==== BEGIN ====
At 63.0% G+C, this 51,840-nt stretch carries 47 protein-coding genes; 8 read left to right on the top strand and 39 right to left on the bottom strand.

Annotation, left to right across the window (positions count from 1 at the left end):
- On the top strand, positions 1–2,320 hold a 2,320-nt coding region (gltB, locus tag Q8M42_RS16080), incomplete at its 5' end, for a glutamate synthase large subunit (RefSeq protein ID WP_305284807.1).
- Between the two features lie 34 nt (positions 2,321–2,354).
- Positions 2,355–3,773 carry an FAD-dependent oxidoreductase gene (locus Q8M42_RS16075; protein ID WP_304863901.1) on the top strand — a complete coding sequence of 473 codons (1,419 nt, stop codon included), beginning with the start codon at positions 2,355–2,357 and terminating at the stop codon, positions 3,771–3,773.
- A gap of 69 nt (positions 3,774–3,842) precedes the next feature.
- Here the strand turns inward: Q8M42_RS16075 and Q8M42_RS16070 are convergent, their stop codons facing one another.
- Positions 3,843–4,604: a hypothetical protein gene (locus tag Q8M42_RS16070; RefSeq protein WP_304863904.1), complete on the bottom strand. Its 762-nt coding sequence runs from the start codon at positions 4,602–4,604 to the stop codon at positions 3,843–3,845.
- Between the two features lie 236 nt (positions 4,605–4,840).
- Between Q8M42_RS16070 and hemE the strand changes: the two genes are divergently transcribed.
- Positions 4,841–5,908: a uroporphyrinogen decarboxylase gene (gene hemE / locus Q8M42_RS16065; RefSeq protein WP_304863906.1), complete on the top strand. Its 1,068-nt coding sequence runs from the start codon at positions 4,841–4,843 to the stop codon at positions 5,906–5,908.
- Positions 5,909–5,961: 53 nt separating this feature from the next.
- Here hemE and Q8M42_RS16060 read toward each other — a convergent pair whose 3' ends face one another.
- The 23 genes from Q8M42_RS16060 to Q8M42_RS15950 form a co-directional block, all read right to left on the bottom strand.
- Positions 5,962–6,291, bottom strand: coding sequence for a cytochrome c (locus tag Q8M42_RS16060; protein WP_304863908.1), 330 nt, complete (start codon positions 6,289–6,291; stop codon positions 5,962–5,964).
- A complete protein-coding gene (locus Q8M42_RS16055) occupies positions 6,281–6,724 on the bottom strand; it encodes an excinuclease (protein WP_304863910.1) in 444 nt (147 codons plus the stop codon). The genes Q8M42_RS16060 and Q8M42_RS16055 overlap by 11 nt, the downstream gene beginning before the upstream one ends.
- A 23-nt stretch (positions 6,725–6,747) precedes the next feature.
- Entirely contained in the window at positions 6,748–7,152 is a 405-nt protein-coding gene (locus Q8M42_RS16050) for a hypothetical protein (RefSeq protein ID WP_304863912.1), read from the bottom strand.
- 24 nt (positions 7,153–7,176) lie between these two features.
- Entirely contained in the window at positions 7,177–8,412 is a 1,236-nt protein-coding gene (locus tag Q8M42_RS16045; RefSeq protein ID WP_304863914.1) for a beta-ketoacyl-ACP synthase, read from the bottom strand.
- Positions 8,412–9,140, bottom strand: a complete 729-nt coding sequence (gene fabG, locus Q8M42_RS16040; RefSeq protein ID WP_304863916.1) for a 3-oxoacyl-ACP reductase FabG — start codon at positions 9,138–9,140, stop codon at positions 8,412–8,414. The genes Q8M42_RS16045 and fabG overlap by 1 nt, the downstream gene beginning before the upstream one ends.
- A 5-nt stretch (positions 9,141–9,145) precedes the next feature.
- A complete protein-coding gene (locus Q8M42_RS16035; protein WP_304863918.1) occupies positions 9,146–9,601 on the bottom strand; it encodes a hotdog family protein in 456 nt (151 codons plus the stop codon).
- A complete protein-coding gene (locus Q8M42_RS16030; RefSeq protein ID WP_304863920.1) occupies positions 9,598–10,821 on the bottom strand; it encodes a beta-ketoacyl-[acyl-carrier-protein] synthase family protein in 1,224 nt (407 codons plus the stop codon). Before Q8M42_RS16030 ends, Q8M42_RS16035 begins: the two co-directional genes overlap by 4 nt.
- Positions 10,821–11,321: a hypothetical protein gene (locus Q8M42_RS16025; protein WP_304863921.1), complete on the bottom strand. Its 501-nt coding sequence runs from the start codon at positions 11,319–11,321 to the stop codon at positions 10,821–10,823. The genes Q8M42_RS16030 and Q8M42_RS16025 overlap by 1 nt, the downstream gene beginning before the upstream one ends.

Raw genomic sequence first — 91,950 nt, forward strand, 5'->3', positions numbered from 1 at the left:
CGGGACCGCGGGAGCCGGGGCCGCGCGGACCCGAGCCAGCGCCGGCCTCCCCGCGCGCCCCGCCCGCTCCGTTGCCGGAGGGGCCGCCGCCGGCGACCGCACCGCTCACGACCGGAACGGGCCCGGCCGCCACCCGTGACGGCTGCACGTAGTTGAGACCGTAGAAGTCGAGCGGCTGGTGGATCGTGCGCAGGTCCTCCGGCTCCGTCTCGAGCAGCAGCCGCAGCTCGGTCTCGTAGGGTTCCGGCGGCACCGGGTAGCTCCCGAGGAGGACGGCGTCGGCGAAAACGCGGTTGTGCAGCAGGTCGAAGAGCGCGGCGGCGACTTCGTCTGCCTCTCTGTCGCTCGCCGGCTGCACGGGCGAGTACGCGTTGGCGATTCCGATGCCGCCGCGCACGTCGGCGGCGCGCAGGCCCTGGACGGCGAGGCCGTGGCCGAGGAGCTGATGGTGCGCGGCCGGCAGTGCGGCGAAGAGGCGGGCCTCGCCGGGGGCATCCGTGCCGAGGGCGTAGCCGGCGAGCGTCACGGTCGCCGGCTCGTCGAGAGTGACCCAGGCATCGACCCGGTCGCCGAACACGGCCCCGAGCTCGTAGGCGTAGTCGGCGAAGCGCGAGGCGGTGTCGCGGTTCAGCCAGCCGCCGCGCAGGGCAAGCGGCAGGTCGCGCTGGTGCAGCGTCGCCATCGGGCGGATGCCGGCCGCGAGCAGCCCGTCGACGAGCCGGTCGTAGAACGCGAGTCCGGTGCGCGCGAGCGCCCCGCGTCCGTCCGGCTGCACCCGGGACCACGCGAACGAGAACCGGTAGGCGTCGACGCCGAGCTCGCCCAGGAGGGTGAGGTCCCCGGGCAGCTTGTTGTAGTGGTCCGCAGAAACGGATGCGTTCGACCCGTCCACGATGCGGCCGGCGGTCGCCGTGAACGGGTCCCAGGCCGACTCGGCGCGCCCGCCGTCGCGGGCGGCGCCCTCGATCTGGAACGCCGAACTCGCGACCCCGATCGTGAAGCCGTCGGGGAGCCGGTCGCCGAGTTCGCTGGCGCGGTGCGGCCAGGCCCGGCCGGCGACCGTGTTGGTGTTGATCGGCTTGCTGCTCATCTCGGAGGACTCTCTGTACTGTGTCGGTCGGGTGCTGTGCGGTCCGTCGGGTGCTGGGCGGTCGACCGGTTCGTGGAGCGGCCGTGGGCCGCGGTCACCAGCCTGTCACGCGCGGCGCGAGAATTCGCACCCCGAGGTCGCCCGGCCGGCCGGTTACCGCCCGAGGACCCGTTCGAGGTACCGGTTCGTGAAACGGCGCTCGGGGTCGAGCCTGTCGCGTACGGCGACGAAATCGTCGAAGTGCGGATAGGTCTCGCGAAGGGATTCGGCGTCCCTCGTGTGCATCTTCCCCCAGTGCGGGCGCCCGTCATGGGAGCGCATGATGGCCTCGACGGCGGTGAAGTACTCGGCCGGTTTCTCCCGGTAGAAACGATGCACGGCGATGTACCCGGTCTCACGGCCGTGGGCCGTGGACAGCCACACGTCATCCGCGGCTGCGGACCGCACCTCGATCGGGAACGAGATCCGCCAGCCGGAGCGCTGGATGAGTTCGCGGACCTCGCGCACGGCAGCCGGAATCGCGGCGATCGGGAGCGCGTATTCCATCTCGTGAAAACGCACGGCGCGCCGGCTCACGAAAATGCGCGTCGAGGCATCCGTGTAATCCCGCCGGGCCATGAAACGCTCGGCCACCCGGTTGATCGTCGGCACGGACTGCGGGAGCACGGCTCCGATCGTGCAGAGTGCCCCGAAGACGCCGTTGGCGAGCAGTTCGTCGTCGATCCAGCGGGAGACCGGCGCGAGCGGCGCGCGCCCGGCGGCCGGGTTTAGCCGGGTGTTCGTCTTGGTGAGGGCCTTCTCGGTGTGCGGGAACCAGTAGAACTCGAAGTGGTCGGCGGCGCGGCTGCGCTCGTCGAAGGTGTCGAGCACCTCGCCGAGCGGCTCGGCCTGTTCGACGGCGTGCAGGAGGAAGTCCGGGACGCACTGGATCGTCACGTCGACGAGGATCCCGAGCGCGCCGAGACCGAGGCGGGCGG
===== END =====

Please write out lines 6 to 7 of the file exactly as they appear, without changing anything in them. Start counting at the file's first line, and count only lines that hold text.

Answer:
- A gap of 69 nt (positions 3,774–3,842) precedes the next feature.
- Here the strand turns inward: Q8M42_RS16075 and Q8M42_RS16070 are convergent, their stop codons facing one another.